Deep Image Rendering


Deep image rendering stores the Z-depth location of an object with samples of a rendered image. It works best in scenarios where traditional compositing techniques fail, such as compositions where masking out overlapping objects is too difficult, or scenes that render images images using depth-of-field or motion blur, or compositing footage in rendered volumes. Instead of having single rGBA values for a pixel, a deep image stores multiple rGBA channel values per pixel together with a front and back Z-depth (Z and ZBack channels, respectively). This tuple (R, G, B, A, Z, ZBack) is called a deep sample.

Most major compositing applications now support deep image compositing. The disadvantage of deep image rendering is the large amounts of memory required to render and store deep images. The standard output format is OpenEXR.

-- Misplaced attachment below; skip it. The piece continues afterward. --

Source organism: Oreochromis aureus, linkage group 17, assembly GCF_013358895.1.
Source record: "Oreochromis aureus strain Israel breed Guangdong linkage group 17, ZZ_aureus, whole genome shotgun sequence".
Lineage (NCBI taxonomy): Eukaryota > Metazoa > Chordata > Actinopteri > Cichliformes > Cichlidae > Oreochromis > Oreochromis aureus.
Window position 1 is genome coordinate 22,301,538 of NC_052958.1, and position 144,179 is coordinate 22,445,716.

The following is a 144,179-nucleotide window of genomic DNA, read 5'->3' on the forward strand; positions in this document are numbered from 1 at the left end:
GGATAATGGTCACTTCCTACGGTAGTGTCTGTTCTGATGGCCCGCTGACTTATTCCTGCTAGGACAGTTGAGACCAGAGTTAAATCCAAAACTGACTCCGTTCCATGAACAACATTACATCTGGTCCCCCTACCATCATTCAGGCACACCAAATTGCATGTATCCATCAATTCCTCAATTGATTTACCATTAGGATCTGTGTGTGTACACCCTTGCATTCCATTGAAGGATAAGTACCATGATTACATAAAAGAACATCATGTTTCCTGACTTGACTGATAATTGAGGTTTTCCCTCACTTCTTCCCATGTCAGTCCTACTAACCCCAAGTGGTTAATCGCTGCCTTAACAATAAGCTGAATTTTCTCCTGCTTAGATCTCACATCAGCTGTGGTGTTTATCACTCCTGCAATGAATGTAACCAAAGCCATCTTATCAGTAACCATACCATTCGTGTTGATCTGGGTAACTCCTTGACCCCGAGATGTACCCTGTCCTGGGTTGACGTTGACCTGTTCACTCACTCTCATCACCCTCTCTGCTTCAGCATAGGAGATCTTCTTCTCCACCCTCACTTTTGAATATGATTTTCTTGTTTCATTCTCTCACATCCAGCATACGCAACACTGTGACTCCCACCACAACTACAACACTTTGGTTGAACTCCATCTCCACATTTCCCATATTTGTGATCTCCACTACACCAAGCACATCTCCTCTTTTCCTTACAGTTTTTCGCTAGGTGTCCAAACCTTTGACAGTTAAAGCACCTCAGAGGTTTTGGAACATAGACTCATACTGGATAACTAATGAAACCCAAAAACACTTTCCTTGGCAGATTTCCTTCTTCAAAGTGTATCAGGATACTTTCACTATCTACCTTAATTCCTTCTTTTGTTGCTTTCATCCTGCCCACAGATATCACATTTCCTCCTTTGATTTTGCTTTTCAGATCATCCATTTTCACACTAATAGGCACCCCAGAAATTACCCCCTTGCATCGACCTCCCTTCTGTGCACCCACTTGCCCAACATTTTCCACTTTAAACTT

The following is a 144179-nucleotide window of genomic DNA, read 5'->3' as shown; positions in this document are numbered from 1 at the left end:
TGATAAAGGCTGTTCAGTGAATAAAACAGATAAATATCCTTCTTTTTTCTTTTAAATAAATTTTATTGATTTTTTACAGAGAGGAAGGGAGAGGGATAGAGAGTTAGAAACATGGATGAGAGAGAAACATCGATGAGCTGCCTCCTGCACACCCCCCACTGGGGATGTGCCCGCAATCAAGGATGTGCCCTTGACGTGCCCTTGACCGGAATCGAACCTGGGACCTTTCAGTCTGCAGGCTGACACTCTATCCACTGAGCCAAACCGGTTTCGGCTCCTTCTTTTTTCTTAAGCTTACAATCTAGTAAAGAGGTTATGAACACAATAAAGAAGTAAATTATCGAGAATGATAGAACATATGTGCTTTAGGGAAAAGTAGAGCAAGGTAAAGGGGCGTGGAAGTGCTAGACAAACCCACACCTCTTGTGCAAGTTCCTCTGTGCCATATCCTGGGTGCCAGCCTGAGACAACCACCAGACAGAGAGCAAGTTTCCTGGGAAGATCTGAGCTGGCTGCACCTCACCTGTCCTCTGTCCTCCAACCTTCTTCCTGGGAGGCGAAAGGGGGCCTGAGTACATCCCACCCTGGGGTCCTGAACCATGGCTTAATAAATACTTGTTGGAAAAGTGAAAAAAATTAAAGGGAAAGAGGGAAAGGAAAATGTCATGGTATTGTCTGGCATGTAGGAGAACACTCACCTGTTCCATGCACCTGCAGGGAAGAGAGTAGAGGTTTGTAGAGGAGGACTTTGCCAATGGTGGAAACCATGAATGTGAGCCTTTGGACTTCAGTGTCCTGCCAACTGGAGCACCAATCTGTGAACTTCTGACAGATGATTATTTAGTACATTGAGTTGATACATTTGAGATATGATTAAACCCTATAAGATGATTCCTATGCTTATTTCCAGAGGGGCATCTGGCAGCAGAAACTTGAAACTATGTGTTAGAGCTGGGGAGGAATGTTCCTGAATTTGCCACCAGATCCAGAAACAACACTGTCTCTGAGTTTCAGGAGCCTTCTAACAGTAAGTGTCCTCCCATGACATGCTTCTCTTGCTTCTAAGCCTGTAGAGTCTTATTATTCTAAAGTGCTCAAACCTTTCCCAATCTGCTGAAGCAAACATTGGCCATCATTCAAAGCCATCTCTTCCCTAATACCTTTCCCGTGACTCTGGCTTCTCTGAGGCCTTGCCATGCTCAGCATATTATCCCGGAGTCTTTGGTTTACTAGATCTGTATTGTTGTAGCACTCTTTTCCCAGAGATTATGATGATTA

Enabling Deep Image Rendering

Deep image rendering is enabled from the Kernel settings in the Attribute Editor window by checking the Deep ImageRenders frames with multiple depth samples in addition to typical color and opacity channels. checkbox. Deep Image Rendering works with the Path Tracing and Direct Lighting kernels.


Figure 1: The Deep Image checkbox in the Kernel Settings tab of the Attribute Editor window


For a typical scene, the GPUThe GPU is responsible for displaying graphical elements on a computer display. The GPU plays a key role in the Octane rendering process as the CUDA cores are utilized during the rendering process. renders thousands of samples per pixel, but VRAM is limited, so you mustmanage the number of stored samples. Two parameters are provided for this purpose: